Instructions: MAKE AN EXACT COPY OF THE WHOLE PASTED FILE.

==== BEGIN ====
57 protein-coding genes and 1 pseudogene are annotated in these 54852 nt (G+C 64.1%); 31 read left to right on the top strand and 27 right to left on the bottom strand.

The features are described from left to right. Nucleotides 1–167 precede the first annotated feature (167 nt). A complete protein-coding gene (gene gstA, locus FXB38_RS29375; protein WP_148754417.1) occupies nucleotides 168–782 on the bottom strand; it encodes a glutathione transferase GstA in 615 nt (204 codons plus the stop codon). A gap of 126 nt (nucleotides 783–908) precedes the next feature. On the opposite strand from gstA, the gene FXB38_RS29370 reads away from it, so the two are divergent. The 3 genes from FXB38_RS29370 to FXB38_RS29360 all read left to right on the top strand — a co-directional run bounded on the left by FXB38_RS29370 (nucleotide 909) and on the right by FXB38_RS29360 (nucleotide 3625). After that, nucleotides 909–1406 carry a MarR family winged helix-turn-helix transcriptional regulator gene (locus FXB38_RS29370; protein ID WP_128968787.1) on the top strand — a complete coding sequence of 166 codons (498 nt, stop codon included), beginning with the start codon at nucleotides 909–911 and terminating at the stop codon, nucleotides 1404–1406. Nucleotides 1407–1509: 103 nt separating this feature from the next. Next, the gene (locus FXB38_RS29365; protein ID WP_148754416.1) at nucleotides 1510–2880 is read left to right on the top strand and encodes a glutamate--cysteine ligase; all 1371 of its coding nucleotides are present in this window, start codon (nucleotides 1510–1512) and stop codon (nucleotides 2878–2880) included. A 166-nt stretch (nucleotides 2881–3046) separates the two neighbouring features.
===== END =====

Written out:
57 protein-coding genes and 1 pseudogene are annotated in these 54852 nt (G+C 64.1%); 31 read left to right on the top strand and 27 right to left on the bottom strand.

The features are described from left to right. Nucleotides 1–167 precede the first annotated feature (167 nt). A complete protein-coding gene (gene gstA, locus FXB38_RS29375; protein WP_148754417.1) occupies nucleotides 168–782 on the bottom strand; it encodes a glutathione transferase GstA in 615 nt (204 codons plus the stop codon). A gap of 126 nt (nucleotides 783–908) precedes the next feature. On the opposite strand from gstA, the gene FXB38_RS29370 reads away from it, so the two are divergent. The 3 genes from FXB38_RS29370 to FXB38_RS29360 all read left to right on the top strand — a co-directional run bounded on the left by FXB38_RS29370 (nucleotide 909) and on the right by FXB38_RS29360 (nucleotide 3625). After that, nucleotides 909–1406 carry a MarR family winged helix-turn-helix transcriptional regulator gene (locus FXB38_RS29370; protein ID WP_128968787.1) on the top strand — a complete coding sequence of 166 codons (498 nt, stop codon included), beginning with the start codon at nucleotides 909–911 and terminating at the stop codon, nucleotides 1404–1406. Nucleotides 1407–1509: 103 nt separating this feature from the next. Next, the gene (locus FXB38_RS29365; protein ID WP_148754416.1) at nucleotides 1510–2880 is read left to right on the top strand and encodes a glutamate--cysteine ligase; all 1371 of its coding nucleotides are present in this window, start codon (nucleotides 1510–1512) and stop codon (nucleotides 2878–2880) included. A 166-nt stretch (nucleotides 2881–3046) separates the two neighbouring features.